Estimated cattle feeding returns finally started turning positive in September after 29 consecutive months of losses. But, analysts with the Livestock Marketing Information Center say losses could resurface as early as next month because of the high prices feedlots must pay for calves and feeder cattle.
In September, cattle feeders started turning a profit after more than two years of losses on average. Unfortunately, profits may be a short-lived exception.
“Looking ahead, even with the recent rapid decline in feedstuff costs, cattle feeding returns will be tempered by record high feeder cattle costs,” say analysts with the Livestock Marketing Information Center (LMIC). “Breakeven sales prices for steers placed in recent months have surged. Red ink is expected to return as soon as December of this year. Further significant upticks in heavyweight feeder cattle prices will likely require at least parallel increases in fed cattle prices.”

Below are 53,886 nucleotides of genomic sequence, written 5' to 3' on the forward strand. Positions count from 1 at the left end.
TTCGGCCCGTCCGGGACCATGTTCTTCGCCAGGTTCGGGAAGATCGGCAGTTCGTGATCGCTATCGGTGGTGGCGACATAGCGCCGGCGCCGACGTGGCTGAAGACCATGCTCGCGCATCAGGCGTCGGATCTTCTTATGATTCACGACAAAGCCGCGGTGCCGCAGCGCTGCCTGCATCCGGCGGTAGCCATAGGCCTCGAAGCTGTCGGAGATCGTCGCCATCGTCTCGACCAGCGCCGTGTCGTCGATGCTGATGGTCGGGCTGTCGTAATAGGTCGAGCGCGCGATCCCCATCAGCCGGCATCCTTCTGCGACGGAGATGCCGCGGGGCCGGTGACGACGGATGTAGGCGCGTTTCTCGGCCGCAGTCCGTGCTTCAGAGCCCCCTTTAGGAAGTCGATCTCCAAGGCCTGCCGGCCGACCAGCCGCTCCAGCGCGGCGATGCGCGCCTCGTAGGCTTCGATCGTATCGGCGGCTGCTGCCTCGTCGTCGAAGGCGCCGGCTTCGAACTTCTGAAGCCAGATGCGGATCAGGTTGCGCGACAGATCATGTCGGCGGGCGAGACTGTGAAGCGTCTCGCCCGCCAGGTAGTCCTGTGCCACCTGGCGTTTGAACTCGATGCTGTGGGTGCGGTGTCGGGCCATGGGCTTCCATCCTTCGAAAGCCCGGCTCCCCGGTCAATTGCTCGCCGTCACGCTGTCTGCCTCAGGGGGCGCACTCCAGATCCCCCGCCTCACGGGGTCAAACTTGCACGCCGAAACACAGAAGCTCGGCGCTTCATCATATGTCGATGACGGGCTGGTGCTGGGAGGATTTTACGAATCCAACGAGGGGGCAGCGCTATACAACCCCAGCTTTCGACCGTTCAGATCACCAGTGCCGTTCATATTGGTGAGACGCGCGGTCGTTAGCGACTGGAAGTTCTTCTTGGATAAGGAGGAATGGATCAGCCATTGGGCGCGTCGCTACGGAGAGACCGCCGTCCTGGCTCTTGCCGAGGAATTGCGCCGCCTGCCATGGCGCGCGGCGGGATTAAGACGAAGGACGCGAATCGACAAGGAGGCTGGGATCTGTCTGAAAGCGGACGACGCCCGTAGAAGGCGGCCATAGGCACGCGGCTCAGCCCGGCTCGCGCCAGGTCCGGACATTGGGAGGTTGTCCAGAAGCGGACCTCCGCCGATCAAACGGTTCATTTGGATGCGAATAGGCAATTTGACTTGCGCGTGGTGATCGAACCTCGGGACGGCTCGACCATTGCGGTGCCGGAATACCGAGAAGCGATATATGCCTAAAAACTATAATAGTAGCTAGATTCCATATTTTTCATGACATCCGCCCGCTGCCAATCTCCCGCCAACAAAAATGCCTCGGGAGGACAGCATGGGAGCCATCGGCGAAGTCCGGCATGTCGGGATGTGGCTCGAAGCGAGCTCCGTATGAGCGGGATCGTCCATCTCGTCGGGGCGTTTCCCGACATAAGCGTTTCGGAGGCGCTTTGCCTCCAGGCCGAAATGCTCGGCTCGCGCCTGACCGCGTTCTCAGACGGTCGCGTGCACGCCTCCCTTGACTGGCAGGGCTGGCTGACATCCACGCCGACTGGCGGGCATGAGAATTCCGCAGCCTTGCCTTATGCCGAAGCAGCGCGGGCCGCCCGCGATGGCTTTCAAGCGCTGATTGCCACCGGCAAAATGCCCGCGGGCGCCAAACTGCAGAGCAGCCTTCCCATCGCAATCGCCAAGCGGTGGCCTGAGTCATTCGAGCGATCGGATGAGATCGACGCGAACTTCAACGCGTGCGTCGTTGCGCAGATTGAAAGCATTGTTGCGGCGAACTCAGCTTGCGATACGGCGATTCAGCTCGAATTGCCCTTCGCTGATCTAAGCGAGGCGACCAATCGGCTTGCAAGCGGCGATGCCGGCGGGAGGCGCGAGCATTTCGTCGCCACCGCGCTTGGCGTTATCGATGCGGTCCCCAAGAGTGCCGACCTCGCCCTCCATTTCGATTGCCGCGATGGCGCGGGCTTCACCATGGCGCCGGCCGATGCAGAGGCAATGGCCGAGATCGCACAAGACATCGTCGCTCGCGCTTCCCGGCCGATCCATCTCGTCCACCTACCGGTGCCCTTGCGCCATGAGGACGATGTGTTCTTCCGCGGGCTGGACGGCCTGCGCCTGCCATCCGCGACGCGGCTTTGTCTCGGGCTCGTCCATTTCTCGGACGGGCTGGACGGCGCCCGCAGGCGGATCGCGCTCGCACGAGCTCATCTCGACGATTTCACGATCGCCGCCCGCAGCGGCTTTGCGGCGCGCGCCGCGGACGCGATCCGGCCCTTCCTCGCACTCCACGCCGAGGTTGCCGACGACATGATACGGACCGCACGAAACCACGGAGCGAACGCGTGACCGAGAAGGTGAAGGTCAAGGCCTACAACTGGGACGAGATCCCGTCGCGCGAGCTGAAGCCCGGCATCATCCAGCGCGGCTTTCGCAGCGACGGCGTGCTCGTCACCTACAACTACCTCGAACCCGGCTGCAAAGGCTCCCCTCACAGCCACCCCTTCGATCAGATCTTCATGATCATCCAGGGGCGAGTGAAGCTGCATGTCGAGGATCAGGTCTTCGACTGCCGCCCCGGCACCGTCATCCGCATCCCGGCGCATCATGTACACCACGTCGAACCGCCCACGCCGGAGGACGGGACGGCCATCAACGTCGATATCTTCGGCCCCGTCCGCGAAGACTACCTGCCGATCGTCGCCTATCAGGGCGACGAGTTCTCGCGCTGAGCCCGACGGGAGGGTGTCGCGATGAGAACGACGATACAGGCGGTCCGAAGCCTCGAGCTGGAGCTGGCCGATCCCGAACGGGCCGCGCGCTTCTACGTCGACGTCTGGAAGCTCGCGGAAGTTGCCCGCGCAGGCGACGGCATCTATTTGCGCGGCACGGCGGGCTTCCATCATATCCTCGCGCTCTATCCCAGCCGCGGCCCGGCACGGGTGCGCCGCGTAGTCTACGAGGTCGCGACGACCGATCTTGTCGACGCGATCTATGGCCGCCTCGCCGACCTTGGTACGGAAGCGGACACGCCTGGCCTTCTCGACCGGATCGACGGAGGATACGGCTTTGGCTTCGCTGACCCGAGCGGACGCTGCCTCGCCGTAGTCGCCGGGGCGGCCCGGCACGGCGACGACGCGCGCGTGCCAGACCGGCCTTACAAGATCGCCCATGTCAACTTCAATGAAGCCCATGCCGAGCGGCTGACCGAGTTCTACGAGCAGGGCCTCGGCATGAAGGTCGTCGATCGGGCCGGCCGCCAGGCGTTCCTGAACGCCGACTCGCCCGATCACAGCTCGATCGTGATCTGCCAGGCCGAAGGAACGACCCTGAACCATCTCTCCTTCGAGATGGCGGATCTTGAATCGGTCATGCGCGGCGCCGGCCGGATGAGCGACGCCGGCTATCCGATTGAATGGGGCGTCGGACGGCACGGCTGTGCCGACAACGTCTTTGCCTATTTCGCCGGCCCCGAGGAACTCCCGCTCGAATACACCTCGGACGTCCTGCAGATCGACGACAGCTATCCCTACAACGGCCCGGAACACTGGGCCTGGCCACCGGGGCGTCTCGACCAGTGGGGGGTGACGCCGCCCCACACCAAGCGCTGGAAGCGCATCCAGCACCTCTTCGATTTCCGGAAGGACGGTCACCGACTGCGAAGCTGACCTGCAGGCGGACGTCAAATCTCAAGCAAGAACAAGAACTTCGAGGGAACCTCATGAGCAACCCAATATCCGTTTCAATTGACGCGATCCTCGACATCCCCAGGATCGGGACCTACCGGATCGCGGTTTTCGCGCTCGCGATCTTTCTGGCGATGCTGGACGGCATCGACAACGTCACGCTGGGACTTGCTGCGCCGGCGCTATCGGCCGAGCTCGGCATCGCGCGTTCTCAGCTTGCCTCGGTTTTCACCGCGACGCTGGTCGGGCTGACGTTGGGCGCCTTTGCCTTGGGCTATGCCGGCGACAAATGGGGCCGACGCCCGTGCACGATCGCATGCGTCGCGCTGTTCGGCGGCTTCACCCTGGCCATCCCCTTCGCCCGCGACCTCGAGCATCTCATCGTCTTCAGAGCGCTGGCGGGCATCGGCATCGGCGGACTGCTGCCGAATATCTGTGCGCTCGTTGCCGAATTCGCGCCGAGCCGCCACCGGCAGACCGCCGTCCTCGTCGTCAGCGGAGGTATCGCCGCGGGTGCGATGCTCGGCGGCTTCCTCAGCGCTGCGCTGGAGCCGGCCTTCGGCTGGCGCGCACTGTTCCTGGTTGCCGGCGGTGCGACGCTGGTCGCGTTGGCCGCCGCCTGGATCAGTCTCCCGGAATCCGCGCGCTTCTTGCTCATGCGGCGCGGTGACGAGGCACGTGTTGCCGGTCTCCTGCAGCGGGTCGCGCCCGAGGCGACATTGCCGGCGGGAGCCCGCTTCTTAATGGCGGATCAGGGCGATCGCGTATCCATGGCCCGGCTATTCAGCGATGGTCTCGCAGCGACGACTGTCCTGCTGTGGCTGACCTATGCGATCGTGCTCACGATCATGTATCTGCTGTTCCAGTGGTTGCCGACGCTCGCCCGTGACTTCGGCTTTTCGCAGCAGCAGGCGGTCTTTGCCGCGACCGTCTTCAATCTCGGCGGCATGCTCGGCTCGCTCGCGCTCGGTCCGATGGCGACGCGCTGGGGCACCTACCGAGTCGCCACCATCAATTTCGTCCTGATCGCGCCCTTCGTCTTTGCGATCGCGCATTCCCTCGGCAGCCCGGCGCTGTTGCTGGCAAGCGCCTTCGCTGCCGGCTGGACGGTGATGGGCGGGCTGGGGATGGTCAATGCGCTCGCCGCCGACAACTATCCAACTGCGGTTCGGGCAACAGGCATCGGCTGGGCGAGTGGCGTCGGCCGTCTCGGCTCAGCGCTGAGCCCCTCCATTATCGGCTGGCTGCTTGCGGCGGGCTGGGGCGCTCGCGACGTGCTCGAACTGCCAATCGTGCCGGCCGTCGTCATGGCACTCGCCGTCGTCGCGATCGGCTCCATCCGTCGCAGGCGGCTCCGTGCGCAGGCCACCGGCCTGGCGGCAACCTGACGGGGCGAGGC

This is based on the estimated monthly cattle feeding returns, a benchmark LMIC has kept since the mid 1970s. Those returns started turning red in May of 2011.
“The biggest losses in history were recorded on closeouts for June 2012. Most estimated closeouts finally went positive in September of this year and the LMIC’s calculations were well into the black in October,” LMIC analysts say. “These 29 consecutive months of red ink was the second longest time period in the LMIC monthly series.”
The folks at LMIC emphasize constructing a benchmark for cattle feeding returns is becoming increasingly difficult because the business has changed significantly in just a few years.
For example, the LMIC benchmark assumes a beef type steer weighing 750 lbs. placed in a Southern Plains feedlot, fed a standard corn-based ration, fed on a group basis, achieving average performance and sold in the cash market.
In contrast to these assumptions, LMIC analysts explain, “Increasingly, cattle are not custom-fed and the feedlot stage involves: purchasing animals well before they enter the feedlot, sorting animals often several times, using beta-agonists, using creative feedstuffs, sophisticated risk management tools, managing animals for specific markets, and the list could go on.”
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